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Effects of calcium carbonate supplementation rate on metabolic acid-base status and feed intake of cows with compensated metabolic acidosis.

H. Fujan

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06-22-2020

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Abstract:

M135
Effects of calcium carbonate supplementation rate on metabolic acid-base status and feed intake of cows with compensated metabolic acidosis.
H. Fujan*1, T. Brown2, L. K. Mamedova1, B. J. Bradford1. 1Kansas State University Manhattan, KS, 2Landus Cooperative Ames, IA.

Controversy exists regarding the amount of calcium (Ca) to feed with anionic diets. Potential negative impacts of high Ca diets on dry matter intake (DMI) and diminishment of induced acidosis are 2 areas of interest. In this study, 21 pregnant, nonlactating cows (57.4 � 13.9 d prepartum) completing at least 1 lactation were used in a replicated 3 � 3 Latin square design. All cows were fed a diet providing a DCAD of −6.0 mEq/100 g of DM. Treatments were a) no supplemental Ca carbonate (LOW; 0.6% DM Ca), b) a moderate level of Ca carbonate (MOD; 1.2% DM Ca), or c) a high level of Ca carbonate (HIGH; 1.8% DM Ca). Daily DMI and water intake were recorded. Urine and blood samples were collected 6 h post-feeding. Urine samples were analyzed for pH and concentrations of creatinine, ionized Ca (iCa), and deoxypyridinoline (DPD). Blood samples were analyzed for metabolic indicators of acid-base status (pH, partial pressure of CO2, oxygen saturation, total carbon dioxide, bicarbonate (HCO3), and base excess) as well as iCa, Na, and K using a hand-held biochemical analyzer. Data were analyzed to assess fixed effects of treatment and period and the random effect of cow. There was no effect of treatment on DMI (P = 0.21) or water intake (P = 0.28). Urinary pH increased linearly with increasing Ca carbonate (P = 0.009; 6.41, 6.62 and 6.73 � 0.12 for LOW, MOD and HIGH, respectively). Treatment did not alter urinary Ca excretion (4.75, 5.20 and 5.24 � 0.63 g/d for LOW, MOD and HIGH, respectively; P = 0.67) or DPD (P = 0.45) and had no effect on measures of acid-base status or minerals in blood. DMI was greater in Period 3 vs. 1 (P < 0.01), associated with a decreased urinary pH in Period 3 vs. 1 (P < 0.01). Urinary pH was greater (P = 0.03) for cows on HIGH vs. LOW treatment with no difference in Ca excretion, suggesting dietary carbonate rather than Ca as the influencing factor. When feeding high levels of Ca carbonate to moderately acidified cows, urine pH may not accurately reflect systemic acid-base status. This could compel producers to feed more anionic supplement to maintain a urinary pH target.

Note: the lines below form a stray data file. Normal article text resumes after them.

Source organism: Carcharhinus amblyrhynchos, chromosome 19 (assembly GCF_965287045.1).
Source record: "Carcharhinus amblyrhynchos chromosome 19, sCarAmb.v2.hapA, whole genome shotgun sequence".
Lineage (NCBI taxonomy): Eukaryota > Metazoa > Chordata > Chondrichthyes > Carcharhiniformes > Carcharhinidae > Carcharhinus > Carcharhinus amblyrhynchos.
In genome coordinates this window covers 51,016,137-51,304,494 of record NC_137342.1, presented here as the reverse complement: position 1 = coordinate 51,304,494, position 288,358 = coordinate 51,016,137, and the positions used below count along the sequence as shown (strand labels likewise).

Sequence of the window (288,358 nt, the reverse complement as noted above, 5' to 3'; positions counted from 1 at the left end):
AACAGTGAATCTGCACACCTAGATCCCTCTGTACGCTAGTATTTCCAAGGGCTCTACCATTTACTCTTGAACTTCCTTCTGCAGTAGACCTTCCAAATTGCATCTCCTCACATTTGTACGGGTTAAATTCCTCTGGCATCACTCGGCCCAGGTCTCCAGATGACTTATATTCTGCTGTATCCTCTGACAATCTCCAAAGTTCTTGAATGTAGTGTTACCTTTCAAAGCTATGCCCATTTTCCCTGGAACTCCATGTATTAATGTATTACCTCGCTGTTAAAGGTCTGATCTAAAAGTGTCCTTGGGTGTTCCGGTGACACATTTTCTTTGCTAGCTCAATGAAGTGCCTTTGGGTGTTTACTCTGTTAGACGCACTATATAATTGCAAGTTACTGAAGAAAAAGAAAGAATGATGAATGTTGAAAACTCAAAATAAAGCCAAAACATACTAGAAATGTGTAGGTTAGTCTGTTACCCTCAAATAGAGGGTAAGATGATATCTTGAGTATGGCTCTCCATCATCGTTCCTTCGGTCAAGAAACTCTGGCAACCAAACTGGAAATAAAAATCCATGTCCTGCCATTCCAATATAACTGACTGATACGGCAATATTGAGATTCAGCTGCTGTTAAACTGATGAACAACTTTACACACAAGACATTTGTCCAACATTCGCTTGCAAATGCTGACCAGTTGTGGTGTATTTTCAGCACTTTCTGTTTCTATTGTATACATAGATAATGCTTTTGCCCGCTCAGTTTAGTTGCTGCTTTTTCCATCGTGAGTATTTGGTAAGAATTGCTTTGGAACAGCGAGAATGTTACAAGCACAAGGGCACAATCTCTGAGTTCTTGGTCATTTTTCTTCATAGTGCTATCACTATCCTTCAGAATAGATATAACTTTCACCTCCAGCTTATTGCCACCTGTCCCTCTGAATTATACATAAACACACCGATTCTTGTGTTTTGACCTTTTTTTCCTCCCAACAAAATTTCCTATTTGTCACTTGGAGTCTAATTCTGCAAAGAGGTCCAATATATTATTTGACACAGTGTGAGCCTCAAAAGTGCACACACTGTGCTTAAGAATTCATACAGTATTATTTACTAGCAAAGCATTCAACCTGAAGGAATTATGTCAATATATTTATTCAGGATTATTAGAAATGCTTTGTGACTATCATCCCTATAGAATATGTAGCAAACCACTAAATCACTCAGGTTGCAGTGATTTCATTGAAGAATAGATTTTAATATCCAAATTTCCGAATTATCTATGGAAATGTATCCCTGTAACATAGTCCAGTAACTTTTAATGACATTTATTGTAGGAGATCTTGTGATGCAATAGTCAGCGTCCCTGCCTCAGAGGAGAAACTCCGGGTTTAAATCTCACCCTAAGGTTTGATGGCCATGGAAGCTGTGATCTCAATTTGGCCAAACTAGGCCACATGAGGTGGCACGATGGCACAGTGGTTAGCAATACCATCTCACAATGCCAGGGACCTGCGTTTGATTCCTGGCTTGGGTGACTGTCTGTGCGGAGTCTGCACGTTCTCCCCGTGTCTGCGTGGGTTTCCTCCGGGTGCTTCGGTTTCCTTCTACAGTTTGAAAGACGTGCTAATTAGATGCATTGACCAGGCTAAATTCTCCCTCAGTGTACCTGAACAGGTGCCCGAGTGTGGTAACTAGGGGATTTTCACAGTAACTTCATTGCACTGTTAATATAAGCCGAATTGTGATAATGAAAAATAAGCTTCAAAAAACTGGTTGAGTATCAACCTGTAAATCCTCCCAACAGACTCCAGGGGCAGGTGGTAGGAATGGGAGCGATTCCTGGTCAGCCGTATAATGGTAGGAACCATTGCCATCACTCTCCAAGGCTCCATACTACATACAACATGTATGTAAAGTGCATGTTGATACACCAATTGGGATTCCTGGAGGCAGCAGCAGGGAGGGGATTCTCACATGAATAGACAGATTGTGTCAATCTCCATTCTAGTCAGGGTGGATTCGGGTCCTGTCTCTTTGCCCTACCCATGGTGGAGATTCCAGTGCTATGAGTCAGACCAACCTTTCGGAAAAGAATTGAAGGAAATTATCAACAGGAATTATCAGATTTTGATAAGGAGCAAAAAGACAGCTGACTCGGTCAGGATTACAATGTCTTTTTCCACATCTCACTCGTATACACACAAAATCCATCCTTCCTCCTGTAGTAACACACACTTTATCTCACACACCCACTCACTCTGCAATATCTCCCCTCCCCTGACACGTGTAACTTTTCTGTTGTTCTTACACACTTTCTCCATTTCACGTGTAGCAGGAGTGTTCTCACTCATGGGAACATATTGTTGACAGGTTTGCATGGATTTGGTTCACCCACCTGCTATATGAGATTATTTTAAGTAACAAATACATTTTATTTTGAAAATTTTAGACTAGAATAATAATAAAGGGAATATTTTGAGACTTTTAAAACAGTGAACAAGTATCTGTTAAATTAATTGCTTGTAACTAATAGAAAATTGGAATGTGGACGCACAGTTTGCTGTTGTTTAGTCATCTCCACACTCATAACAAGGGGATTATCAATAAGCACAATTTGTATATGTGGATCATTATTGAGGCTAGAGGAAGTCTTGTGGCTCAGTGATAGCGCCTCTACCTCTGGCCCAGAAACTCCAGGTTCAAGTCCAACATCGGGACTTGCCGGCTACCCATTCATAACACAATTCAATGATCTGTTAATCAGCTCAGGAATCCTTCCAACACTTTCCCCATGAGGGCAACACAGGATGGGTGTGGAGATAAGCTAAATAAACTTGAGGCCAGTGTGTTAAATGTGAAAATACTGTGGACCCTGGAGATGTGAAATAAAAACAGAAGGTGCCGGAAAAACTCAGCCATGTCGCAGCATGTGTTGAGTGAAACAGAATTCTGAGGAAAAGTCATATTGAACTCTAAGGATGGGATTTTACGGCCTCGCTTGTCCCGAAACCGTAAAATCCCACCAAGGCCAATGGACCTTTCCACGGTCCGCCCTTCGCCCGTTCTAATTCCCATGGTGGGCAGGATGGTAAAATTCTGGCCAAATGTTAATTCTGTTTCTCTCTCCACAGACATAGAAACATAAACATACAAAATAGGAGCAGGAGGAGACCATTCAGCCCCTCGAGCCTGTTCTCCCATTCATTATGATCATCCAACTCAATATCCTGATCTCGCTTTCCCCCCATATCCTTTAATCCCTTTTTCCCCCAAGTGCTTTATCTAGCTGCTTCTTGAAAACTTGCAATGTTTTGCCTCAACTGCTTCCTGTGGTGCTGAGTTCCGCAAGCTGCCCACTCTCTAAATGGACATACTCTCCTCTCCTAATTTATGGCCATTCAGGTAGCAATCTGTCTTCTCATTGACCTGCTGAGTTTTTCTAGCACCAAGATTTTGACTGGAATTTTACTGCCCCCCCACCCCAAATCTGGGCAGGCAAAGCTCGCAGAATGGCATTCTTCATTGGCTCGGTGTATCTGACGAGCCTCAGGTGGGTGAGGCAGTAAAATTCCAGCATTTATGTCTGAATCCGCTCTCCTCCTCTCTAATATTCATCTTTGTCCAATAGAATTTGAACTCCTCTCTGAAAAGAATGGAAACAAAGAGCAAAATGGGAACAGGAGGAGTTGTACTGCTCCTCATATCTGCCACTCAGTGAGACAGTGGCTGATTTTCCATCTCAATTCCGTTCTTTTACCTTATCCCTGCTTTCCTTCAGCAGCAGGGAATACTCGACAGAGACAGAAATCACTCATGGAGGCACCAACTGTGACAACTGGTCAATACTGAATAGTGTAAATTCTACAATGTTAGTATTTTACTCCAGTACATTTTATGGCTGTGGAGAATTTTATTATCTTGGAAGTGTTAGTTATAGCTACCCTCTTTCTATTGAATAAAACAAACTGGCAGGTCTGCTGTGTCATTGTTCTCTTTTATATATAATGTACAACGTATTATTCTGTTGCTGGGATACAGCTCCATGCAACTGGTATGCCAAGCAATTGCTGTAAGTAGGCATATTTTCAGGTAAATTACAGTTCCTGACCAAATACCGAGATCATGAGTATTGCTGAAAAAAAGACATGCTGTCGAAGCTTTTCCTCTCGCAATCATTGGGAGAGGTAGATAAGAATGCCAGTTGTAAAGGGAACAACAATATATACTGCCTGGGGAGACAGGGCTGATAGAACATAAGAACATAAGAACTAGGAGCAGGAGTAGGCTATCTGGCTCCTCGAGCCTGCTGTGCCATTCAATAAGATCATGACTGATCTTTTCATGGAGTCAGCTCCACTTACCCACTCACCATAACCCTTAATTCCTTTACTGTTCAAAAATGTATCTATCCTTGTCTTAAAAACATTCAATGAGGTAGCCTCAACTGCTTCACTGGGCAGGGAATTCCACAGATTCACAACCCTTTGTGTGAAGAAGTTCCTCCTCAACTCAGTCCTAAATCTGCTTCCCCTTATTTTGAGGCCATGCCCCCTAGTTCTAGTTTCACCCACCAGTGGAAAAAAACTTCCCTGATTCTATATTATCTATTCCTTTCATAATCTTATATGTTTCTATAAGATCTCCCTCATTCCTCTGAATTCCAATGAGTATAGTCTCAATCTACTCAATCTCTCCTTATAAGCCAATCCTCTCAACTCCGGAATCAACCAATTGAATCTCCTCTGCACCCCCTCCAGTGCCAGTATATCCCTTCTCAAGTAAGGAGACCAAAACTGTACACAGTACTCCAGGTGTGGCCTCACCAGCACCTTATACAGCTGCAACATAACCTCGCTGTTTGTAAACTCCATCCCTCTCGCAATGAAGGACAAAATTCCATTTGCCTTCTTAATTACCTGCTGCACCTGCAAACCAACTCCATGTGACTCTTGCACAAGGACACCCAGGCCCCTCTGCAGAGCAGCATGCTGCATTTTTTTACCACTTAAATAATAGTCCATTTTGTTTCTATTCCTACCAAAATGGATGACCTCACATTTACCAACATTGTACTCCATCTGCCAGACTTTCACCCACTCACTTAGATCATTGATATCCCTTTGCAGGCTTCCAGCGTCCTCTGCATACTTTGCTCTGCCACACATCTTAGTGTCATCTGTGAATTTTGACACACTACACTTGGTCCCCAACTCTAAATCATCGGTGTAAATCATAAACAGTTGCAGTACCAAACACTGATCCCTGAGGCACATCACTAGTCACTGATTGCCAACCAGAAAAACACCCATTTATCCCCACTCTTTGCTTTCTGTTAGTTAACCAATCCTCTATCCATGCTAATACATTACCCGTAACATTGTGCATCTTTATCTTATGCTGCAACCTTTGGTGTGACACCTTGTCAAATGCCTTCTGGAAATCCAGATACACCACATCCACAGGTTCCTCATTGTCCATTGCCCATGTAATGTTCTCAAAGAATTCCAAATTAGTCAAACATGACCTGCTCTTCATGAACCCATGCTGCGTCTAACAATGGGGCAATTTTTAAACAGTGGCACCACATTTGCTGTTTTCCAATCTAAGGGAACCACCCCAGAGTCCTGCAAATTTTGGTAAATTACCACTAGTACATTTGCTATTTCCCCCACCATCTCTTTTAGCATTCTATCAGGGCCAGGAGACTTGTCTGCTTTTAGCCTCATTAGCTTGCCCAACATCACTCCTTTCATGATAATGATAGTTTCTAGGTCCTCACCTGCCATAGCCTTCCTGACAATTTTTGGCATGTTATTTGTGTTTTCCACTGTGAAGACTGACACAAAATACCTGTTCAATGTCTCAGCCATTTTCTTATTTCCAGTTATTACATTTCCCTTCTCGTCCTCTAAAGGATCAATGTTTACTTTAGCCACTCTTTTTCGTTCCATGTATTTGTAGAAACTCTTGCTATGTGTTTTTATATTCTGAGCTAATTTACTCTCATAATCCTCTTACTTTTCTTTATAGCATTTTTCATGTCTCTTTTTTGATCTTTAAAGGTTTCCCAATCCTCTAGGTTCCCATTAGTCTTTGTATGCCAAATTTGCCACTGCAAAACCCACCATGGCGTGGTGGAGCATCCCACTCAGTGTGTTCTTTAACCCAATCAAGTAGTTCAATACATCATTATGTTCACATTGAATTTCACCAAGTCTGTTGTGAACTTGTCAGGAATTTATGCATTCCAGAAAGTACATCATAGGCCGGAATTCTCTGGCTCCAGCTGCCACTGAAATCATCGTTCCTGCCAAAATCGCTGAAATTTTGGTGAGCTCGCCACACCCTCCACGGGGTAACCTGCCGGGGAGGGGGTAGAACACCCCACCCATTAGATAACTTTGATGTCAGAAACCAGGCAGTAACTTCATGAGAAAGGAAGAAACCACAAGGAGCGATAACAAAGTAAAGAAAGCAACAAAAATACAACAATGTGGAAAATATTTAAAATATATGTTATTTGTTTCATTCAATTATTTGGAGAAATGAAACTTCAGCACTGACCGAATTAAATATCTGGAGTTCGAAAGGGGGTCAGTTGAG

Keywords: DCAD, bone, anionic.